I nearly quit journalism again in May.
There I sat on first day of the SALT Conference joined by more than a dozen media colleagues.
This was a rare opportunity for us and other media outlets reporting on the energy sector. The hedge fund conference had generously scheduled a 20-minute block with oil-and-gas tycoon T. Boone Pickens — closed-door, media-only, on-the-record.
This was a change to ask the billionaire anything: His expectations for oil prices over the next 12 months, the impact of the Saudi Aramco IPO, if he shares Jim Chanos’ bearish view on Cheniere Energy’s or even why he was so wrong with his crude price outlook in recent years. I had a list of questions and a pen to cross them off — as I expected colleagues to tackle similar topics. But I never even had to take the cap off.
What did roughly 85% of the questions center on during that meeting? Pickens’ support of Presidential candidate Donald Trump and his personal view on Muslims.
To be fair, Pickens had just taken the stage with Sam Zell and encouraged a moratorium on Muslim refugees fleeing to the United States. Pickens also had expressed support for the brash Republican candidate. His on-stage comments were controversial over matters of religious freedom. But did they require 17 minutes of follow-up questions designed to obtain sound bites?
The media heard what he said on stage. Those comments were also on the record.
Looking around the room, several other reporters, shared my surprise by the feverish descent led by other colleagues into all things Donald. After a dozen Trump questions – even though Pickens repeatedly admitted his lack of political prowess – someone asked for his oil price target for the year ahead. “Something I know a lot about,” he smiled, almost 10 minutes into the meeting. Of course, Pickens was being disingenuous as he has been an outspoken advocate and major GOP donor for years, up until pledging neutrality in 2008. Still, he made his bones in energy.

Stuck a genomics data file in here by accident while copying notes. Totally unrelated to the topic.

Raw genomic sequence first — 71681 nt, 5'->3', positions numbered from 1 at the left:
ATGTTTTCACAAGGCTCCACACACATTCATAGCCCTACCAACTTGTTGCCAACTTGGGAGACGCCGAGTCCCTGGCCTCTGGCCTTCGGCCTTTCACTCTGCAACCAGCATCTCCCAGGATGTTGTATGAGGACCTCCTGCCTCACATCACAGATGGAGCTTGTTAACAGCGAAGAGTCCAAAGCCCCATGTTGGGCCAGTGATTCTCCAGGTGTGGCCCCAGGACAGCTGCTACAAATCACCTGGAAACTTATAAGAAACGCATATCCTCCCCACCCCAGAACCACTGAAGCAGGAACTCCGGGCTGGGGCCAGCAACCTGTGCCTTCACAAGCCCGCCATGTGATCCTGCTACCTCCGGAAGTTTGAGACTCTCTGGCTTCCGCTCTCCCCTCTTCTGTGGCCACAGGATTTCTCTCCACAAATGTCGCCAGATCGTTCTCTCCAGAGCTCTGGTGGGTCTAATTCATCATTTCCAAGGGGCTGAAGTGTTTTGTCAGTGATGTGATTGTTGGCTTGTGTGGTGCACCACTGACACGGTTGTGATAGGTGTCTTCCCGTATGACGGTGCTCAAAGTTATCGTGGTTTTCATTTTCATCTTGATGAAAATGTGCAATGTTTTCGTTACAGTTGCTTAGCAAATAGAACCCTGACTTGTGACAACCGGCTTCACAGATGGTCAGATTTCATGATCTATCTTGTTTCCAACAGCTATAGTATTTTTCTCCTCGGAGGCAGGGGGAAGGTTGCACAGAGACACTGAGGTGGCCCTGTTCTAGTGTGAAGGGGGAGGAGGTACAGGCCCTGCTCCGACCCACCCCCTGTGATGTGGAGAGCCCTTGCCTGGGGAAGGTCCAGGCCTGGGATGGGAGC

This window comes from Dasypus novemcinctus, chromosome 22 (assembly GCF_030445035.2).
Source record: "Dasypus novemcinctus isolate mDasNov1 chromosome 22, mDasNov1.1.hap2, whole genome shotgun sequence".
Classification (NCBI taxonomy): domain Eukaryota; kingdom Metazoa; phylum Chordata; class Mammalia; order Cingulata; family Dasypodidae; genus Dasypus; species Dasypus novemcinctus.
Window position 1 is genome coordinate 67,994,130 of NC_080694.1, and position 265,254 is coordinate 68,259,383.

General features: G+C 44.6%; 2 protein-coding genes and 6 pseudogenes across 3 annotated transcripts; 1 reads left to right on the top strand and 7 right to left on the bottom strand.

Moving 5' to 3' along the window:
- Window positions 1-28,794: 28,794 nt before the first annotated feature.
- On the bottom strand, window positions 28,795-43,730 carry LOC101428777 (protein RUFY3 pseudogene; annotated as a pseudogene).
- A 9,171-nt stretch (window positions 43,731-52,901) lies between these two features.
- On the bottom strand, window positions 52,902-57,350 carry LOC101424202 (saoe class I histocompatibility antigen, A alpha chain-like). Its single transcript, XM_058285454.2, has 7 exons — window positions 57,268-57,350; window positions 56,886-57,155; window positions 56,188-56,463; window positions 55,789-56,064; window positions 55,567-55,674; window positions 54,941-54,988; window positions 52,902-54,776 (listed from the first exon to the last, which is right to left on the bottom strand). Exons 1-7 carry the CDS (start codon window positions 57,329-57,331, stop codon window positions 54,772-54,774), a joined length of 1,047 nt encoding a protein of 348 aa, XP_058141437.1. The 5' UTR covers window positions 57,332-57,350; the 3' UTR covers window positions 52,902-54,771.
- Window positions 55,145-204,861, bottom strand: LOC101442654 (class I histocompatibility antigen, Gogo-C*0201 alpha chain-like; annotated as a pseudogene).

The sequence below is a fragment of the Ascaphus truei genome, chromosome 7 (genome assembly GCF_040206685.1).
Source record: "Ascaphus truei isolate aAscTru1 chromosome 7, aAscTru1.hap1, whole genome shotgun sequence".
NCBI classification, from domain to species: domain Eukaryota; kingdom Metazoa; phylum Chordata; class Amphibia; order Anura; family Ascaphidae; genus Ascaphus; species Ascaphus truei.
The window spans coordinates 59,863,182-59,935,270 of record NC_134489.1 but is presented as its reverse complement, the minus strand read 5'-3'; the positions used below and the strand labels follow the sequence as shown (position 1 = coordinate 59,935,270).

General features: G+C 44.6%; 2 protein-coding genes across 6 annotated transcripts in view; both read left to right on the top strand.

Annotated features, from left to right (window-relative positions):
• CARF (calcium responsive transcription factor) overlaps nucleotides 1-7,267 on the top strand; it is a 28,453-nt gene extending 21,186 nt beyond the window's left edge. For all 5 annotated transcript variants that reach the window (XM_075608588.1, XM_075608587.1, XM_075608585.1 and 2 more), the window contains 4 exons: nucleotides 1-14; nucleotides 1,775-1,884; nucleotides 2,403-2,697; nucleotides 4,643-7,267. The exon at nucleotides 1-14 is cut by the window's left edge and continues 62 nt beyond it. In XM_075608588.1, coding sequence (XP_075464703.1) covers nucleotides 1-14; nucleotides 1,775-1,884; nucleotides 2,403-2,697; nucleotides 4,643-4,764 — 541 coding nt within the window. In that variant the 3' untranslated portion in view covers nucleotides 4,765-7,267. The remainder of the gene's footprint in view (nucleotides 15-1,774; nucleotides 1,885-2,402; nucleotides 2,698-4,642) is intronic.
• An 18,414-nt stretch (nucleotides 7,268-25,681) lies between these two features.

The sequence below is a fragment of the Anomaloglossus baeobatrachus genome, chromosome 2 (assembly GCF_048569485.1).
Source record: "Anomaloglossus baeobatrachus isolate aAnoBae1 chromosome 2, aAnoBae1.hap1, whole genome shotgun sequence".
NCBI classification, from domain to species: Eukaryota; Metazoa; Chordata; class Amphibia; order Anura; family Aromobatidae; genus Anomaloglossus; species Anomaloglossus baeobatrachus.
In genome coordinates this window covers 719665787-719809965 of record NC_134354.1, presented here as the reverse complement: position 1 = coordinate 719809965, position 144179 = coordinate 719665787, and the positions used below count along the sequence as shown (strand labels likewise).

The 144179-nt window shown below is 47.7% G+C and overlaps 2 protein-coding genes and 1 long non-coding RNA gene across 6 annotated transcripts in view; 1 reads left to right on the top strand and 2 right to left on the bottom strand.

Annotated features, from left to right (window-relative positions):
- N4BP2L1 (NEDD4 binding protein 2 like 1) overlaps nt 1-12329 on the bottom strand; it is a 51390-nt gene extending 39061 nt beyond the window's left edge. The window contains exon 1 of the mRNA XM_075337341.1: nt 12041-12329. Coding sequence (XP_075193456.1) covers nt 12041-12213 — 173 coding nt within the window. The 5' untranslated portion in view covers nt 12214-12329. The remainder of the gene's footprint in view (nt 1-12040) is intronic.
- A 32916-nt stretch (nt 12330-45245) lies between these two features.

After Pickens projected oil at a range of $50 to $60 per barrel this year, and $70 in 2017, a foreign press member tacked back to Trump. This time about Pickens’ take on the new London mayor’s expectations that he would be banned from the United States over his religion.
Pickens deflected, while precious interview minutes ticked away. After more Trump talk, I intercepted the exchange to ask my question: Given Pickens’ target price for oil, it still wouldn’t be high enough to stop the ongoing wave of sector-wide bankruptcies and defaults in the United States. I asked how much and where there could be pain and consolidation in the months ahead.
He said he expected more bankruptcies, then offered a surprise response on the “where”: “You would know. You work in the oil industry, don’t you?”
I replied, “No. I’m a member of the press.” He flashed a look as if he didn’t believe me, almost surprised someone with a press badge knew about the rough state of energy financing.
Before I could press on where he saw pain coming — be it the Bakken, Eagle Ford, Marcellus — another question was asked about, you guessed it, Trump.
This exercise didn’t stop. At a hedge fund investment conference interview with T. Boone Pickens, I counted just three questions about the energy sector, one about environmental policy, and one about hedge funds. The rest were about Donald Trump, Muslim immigrants and Pickens’ policy goals working with Republicans.
Yes, I get it. If it bleeds it leads. Trump’s nomination has economic consequences. But here we were, repeating the same questions that everyone else in the world would be asking Pickens outside that room.
The “Billionaire Wants to Ban Muslims” headlines came the next day. They vanished in the next news cycle. A month later, does anyone remember what Pickens had to say that afternoon about Trump? Does anyone believe a Muslim ban is even feasible?
This was another lost opportunity for actionable insight. Instead, this quest for sound bites and outrage ruled, fueling talking points for opinion media.
There were 30 other things that our readers probably would have liked to have known. What has been the executive-level reaction to the death of Aubrey McClendon? With natural gas prices still low, is Pickens exploring potential acquisitions? How does today’s furor at hedge funds and quarterly capitalism compare to the 1980s when he was dubbed a corporate raider?
Those questions remain unanswered, no lines through the list. We let audiences down.
But this is the state of the media these days.
When the robots take our jobs, I won’t be surprised. This industry is already full of drones.